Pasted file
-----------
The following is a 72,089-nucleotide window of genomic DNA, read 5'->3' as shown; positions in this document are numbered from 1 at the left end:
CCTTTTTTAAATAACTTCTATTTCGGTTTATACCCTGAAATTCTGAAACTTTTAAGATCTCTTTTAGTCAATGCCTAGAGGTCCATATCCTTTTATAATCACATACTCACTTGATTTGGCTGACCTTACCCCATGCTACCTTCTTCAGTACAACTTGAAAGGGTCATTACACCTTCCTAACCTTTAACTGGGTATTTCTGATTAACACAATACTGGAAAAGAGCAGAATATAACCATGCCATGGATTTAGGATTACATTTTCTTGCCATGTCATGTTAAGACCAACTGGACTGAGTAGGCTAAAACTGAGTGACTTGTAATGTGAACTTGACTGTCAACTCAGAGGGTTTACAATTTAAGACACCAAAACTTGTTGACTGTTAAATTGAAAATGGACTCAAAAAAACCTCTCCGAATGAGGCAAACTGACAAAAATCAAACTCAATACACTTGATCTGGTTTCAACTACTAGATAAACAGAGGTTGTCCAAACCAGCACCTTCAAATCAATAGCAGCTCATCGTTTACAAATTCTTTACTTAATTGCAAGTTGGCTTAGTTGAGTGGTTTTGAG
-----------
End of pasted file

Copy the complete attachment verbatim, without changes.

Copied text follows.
The following is a 72,089-nucleotide window of genomic DNA, read 5'->3' as shown; positions in this document are numbered from 1 at the left end:
CCTTTTTTAAATAACTTCTATTTCGGTTTATACCCTGAAATTCTGAAACTTTTAAGATCTCTTTTAGTCAATGCCTAGAGGTCCATATCCTTTTATAATCACATACTCACTTGATTTGGCTGACCTTACCCCATGCTACCTTCTTCAGTACAACTTGAAAGGGTCATTACACCTTCCTAACCTTTAACTGGGTATTTCTGATTAACACAATACTGGAAAAGAGCAGAATATAACCATGCCATGGATTTAGGATTACATTTTCTTGCCATGTCATGTTAAGACCAACTGGACTGAGTAGGCTAAAACTGAGTGACTTGTAATGTGAACTTGACTGTCAACTCAGAGGGTTTACAATTTAAGACACCAAAACTTGTTGACTGTTAAATTGAAAATGGACTCAAAAAAACCTCTCCGAATGAGGCAAACTGACAAAAATCAAACTCAATACACTTGATCTGGTTTCAACTACTAGATAAACAGAGGTTGTCCAAACCAGCACCTTCAAATCAATAGCAGCTCATCGTTTACAAATTCTTTACTTAATTGCAAGTTGGCTTAGTTGAGTGGTTTTGAG